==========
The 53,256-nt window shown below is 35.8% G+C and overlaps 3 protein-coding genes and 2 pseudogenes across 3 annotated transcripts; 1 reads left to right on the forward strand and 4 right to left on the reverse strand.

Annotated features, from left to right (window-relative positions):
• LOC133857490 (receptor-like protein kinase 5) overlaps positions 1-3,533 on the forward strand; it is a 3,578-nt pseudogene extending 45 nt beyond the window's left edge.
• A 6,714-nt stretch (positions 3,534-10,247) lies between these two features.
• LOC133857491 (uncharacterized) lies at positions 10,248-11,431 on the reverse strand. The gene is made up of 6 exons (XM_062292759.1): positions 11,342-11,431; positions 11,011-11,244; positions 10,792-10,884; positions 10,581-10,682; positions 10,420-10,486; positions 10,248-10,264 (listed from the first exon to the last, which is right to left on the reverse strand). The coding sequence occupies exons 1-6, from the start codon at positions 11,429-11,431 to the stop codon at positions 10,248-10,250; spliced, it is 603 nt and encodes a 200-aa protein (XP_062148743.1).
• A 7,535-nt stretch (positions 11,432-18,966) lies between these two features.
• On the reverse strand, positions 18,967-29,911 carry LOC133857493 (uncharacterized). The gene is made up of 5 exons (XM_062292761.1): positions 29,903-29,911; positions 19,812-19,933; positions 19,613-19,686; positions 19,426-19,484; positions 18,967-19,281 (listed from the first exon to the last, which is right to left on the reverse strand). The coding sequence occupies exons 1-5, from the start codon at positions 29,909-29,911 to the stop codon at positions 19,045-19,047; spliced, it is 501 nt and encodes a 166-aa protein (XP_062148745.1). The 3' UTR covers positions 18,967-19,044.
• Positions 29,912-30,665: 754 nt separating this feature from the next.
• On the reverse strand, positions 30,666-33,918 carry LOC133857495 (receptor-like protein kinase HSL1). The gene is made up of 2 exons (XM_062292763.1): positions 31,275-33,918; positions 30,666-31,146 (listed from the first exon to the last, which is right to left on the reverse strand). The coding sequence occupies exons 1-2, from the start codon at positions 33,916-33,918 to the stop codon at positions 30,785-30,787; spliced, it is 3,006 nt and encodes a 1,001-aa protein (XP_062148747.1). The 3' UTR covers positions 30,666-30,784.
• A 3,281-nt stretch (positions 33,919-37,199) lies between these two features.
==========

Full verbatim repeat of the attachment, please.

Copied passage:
The 53,256-nt window shown below is 35.8% G+C and overlaps 3 protein-coding genes and 2 pseudogenes across 3 annotated transcripts; 1 reads left to right on the forward strand and 4 right to left on the reverse strand.

Annotated features, from left to right (window-relative positions):
• LOC133857490 (receptor-like protein kinase 5) overlaps positions 1-3,533 on the forward strand; it is a 3,578-nt pseudogene extending 45 nt beyond the window's left edge.
• A 6,714-nt stretch (positions 3,534-10,247) lies between these two features.
• LOC133857491 (uncharacterized) lies at positions 10,248-11,431 on the reverse strand. The gene is made up of 6 exons (XM_062292759.1): positions 11,342-11,431; positions 11,011-11,244; positions 10,792-10,884; positions 10,581-10,682; positions 10,420-10,486; positions 10,248-10,264 (listed from the first exon to the last, which is right to left on the reverse strand). The coding sequence occupies exons 1-6, from the start codon at positions 11,429-11,431 to the stop codon at positions 10,248-10,250; spliced, it is 603 nt and encodes a 200-aa protein (XP_062148743.1).
• A 7,535-nt stretch (positions 11,432-18,966) lies between these two features.
• On the reverse strand, positions 18,967-29,911 carry LOC133857493 (uncharacterized). The gene is made up of 5 exons (XM_062292761.1): positions 29,903-29,911; positions 19,812-19,933; positions 19,613-19,686; positions 19,426-19,484; positions 18,967-19,281 (listed from the first exon to the last, which is right to left on the reverse strand). The coding sequence occupies exons 1-5, from the start codon at positions 29,909-29,911 to the stop codon at positions 19,045-19,047; spliced, it is 501 nt and encodes a 166-aa protein (XP_062148745.1). The 3' UTR covers positions 18,967-19,044.
• Positions 29,912-30,665: 754 nt separating this feature from the next.
• On the reverse strand, positions 30,666-33,918 carry LOC133857495 (receptor-like protein kinase HSL1). The gene is made up of 2 exons (XM_062292763.1): positions 31,275-33,918; positions 30,666-31,146 (listed from the first exon to the last, which is right to left on the reverse strand). The coding sequence occupies exons 1-2, from the start codon at positions 33,916-33,918 to the stop codon at positions 30,785-30,787; spliced, it is 3,006 nt and encodes a 1,001-aa protein (XP_062148747.1). The 3' UTR covers positions 30,666-30,784.
• A 3,281-nt stretch (positions 33,919-37,199) lies between these two features.